Jails want to offer video visitation


Jail officials in Montgomery and Warren counties want to offer inmates remote video access to their lawyers, family or friends, using technology currently under review by the Federal Communications Commission.

Experts estimate that fewer than 200 jails nationwide currently offer remote video visitation but said the option is being promoted by vendors to jail officials around the the U.S.

The service is envisioned as a way to improve security and use of manpower in jails, while offering a convenient alternative to face-to-face visits for family or friends of inmates.

“Grandmother can sit right (at home) and talk to her grandson,” Warren County Sheriff Larry Sims said during a presentation on Tuesday, Feb. 18, to the Warren County Commissioners.

Remote video visitation also is seen as a way to raise additional revenue for jail operators and the vendors providing the technology. Sims’ office projected $30,000-$40,000 in annual commissions, while reducing security risks associated with moving inmates around the jail for about 13,000 visits a year.

The county proposes to charge either inmates or other users $10 for 20 minutes for remote access under the plan.

The FCC currently is gathering suggestions on if and how to regulate video visitation as part of work on rates charged for inmate calling services.

“We seek comment on specific ways in which advanced services help to address security concerns and whether such advancements reduce costs. We also invite comment on ways in which advanced services could affect access for inmates with disabilities, and communications between abled inmates and their friends and family with disabilities,” the FCC wrote in a report and order released last fall.

The Montgomery County Sheriff’s Office is developing a plan to offer remote video visitation — first to lawyers otherwise required to visit clients in jail.

“We’re definitely hoping that by the end of this year that we have the attorney side of this going,” said Chief Deputy Rob Streck of the Montgomery County Sheriff’s Office. “Then we’ll concentrate on the family and friends visitation part.”

Montgomery County plans to add the service at no cost to the county through an existing contract with PayTel for inmate phone services, Streck said.

In Warren County, commissioners directed Sims and sheriff’s office and technology staffers to seek bids from potential providers, rather than move ahead with a proposal for ICSolutions to install the $150,000 system at no cost to the county. The original Warren County proposal calls for replacing face-to-face visitation with video visitation for inmates.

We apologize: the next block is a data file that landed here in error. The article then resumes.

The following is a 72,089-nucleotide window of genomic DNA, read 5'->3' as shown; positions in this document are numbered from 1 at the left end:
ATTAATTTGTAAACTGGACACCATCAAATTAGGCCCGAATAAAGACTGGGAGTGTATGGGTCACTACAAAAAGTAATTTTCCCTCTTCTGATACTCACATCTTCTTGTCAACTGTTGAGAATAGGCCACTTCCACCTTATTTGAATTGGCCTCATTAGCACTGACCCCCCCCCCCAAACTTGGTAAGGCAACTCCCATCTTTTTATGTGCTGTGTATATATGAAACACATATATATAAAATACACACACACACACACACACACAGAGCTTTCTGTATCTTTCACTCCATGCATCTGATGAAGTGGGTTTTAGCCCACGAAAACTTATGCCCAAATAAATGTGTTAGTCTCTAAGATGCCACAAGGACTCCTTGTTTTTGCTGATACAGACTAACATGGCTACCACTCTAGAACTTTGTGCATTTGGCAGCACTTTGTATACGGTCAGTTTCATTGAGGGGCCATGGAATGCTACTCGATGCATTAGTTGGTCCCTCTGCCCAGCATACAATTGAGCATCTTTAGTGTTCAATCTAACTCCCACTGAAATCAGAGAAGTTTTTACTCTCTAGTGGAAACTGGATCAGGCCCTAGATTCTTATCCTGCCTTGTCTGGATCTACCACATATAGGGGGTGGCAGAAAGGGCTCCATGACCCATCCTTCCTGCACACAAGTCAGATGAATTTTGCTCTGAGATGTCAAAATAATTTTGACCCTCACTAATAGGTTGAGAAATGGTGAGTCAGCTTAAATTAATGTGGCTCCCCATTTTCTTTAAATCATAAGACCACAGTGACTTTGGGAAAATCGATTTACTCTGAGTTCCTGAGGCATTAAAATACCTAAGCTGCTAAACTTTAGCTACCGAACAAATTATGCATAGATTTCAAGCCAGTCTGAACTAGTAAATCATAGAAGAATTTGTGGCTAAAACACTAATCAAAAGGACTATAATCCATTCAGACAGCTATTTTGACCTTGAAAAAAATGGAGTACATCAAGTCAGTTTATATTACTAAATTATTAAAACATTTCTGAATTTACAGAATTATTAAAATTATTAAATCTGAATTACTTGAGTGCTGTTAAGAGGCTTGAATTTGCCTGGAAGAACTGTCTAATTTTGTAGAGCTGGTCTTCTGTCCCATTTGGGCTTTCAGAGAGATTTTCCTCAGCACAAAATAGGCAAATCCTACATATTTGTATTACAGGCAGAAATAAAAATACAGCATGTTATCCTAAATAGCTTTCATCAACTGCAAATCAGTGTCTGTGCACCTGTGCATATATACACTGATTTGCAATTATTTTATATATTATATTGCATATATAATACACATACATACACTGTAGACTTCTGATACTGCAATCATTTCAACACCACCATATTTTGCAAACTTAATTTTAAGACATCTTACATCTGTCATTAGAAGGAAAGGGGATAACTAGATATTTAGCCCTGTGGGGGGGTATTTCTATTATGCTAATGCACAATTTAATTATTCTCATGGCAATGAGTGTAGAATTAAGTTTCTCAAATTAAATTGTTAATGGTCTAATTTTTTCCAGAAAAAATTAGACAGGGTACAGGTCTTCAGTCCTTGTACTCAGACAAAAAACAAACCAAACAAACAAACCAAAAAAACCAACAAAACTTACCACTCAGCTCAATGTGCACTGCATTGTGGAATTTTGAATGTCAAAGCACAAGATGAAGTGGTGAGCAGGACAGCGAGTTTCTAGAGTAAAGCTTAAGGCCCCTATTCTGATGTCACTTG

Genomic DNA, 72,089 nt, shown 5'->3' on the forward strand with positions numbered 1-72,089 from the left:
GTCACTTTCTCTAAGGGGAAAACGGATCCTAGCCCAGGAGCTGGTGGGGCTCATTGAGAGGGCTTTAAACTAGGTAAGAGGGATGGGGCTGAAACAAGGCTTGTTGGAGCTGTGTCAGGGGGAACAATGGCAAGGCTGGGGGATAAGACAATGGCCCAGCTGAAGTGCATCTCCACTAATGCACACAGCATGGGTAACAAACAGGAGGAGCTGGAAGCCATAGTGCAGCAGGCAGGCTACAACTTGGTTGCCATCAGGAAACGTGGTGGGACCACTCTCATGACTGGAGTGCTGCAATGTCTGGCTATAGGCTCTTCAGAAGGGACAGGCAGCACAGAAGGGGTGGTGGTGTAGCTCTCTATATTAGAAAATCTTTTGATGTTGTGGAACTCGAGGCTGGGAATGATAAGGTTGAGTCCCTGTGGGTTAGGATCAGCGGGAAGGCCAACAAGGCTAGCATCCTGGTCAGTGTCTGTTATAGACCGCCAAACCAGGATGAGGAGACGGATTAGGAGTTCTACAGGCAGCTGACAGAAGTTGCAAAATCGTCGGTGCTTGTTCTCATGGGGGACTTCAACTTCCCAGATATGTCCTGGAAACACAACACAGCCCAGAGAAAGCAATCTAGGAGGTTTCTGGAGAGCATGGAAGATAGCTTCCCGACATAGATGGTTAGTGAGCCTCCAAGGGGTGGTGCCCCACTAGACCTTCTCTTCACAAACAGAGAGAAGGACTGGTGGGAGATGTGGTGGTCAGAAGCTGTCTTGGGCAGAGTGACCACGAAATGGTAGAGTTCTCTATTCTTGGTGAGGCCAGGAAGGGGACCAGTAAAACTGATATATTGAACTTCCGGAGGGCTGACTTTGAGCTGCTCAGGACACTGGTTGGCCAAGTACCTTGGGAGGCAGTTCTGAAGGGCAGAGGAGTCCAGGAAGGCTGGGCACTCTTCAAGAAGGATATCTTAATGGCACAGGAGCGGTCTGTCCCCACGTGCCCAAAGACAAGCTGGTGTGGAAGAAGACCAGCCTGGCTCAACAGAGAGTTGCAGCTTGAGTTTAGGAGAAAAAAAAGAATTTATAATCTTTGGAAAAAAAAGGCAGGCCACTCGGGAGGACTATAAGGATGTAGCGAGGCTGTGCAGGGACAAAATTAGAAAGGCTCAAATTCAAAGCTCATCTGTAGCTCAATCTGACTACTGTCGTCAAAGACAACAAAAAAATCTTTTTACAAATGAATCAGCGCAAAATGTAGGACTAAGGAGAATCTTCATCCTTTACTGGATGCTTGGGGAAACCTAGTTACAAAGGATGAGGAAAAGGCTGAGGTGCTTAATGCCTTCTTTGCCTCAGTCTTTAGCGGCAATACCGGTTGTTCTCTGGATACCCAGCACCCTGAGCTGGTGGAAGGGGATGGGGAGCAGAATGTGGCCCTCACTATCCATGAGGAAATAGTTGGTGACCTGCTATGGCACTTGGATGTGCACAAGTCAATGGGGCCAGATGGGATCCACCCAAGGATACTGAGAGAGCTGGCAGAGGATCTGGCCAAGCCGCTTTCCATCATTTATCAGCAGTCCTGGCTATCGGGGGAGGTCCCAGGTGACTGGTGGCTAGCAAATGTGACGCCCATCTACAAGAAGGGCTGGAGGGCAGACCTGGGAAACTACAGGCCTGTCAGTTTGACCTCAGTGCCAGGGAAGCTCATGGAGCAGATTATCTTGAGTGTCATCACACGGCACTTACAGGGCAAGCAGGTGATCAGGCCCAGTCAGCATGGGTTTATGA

Officials in Clark and Miami counties said they are exploring video visitation at the jail or remotely. Clark County Sheriff Gene Kelly said he had spoken with two vendors, but made no decision.

Butler County jail visitations by family or friends have been done by video at the facility since construction of a new jail in 2002, officials said.

“When we built this jail, that was the cutting edge,” said Sgt. Monte Mayer of the Butler County Sheriff’s Office.

Lawyers and clergy still are allowed face-to-face contact.

About four years ago, remote video visitations were offered at a minimum security jail in Butler County, but discontinued for lack of use, Mayer said. Recently jail officials have started studying the possibility of offering this option, first to lawyers from outside the area representing inmates held on federal charges, Mayer said.

ICSolutions planned to recoup its costs over four years through fees on phone calls and remote visitation, according to a packet of materials provided to the commissioners at a Feb. 18 presentation.

Advocates see pros and cons

The Ohio Justice and Policy Center favors video visitation, provided the service is affordable and easy to use, Advocate Erik Crew said in an email.

“Evidence shows that people are more successful once released from jail when they get more contact when they are in. Anything that helps families stay connected is positive,” Crew said.

While offering appealing alternatives for family and lawyers, Peter Wagner, executive director of the Prison Policy Initiative, said there have been issues raised by video visitation systems in use in Washington D.C.; Maricopa County, Ariz.; and Travis County, Texas.

“It’s all about how they do it,” Wagner said, estimating that more than half of “a couple of hundred” jails with video visitations offer remote access. Industry groups said there are no statistics available.

Some systems are complicated to operate and prone to breakdowns, Wagner said. “That’s not what Grandma needs.”

In some places, the systems are being used to replace face-to-face visits in which participants typically are separated by panes of glass.

“That’s really cruel to make people drive to the prison and use a video screen,” Wagner said.

Advocates also warn that officials need to prevent vendors from overcharging for the service. So far, rates vary from 25 cents to $1.29 a minute, Wagner found in a survey.

TurnKey Corrections already offers remote video visitation at 50 jails around the country, including in Sandusky, Ohio, according to Patrick McMullan, president of the Wisconsin-based company..

TurnKey charges $5.85, 39 cents a minute, for 15-minute video calls, McMullan said.

“It’s cheaper than driving to the facility,” McMullan said.

While calling for competitive bidding before adding the service, Warren County Commissioner Dave Young said he liked the sheriff’s proposal because it could generate revenue.

“Again, this isn’t a hotel. This is a jail,” Young said. “Either you can afford to do that (pay for the service) or you can’t.”


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